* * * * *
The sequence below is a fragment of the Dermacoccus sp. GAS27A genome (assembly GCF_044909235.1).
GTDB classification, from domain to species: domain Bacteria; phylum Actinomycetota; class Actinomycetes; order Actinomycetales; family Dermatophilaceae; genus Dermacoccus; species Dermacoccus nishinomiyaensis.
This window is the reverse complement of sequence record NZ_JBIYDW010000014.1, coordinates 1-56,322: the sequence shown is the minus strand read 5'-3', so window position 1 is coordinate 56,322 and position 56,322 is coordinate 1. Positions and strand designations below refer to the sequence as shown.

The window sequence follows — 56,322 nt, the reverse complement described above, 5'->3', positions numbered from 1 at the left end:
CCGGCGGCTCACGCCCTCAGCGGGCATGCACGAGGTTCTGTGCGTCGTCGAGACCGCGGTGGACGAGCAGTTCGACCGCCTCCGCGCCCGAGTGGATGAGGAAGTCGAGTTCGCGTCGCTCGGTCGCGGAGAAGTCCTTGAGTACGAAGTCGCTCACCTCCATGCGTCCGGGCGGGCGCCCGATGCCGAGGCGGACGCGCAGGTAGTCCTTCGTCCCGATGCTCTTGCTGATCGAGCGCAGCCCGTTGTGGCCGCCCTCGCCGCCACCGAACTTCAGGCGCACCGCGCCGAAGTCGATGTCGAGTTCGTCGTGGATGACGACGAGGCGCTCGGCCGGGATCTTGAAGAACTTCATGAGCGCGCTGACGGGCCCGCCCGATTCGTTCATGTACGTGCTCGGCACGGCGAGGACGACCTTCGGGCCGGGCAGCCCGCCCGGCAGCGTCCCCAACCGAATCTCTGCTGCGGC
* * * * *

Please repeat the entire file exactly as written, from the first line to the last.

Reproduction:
The sequence below is a fragment of the Dermacoccus sp. GAS27A genome (assembly GCF_044909235.1).
GTDB classification, from domain to species: domain Bacteria; phylum Actinomycetota; class Actinomycetes; order Actinomycetales; family Dermatophilaceae; genus Dermacoccus; species Dermacoccus nishinomiyaensis.
This window is the reverse complement of sequence record NZ_JBIYDW010000014.1, coordinates 1-56,322: the sequence shown is the minus strand read 5'-3', so window position 1 is coordinate 56,322 and position 56,322 is coordinate 1. Positions and strand designations below refer to the sequence as shown.

The window sequence follows — 56,322 nt, the reverse complement described above, 5'->3', positions numbered from 1 at the left end:
CCGGCGGCTCACGCCCTCAGCGGGCATGCACGAGGTTCTGTGCGTCGTCGAGACCGCGGTGGACGAGCAGTTCGACCGCCTCCGCGCCCGAGTGGATGAGGAAGTCGAGTTCGCGTCGCTCGGTCGCGGAGAAGTCCTTGAGTACGAAGTCGCTCACCTCCATGCGTCCGGGCGGGCGCCCGATGCCGAGGCGGACGCGCAGGTAGTCCTTCGTCCCGATGCTCTTGCTGATCGAGCGCAGCCCGTTGTGGCCGCCCTCGCCGCCACCGAACTTCAGGCGCACCGCGCCGAAGTCGATGTCGAGTTCGTCGTGGATGACGACGAGGCGCTCGGCCGGGATCTTGAAGAACTTCATGAGCGCGCTGACGGGCCCGCCCGATTCGTTCATGTACGTGCTCGGCACGGCGAGGACGACCTTCGGGCCGGGCAGCCCGCCCGGCAGCGTCCCCAACCGAATCTCTGCTGCGGC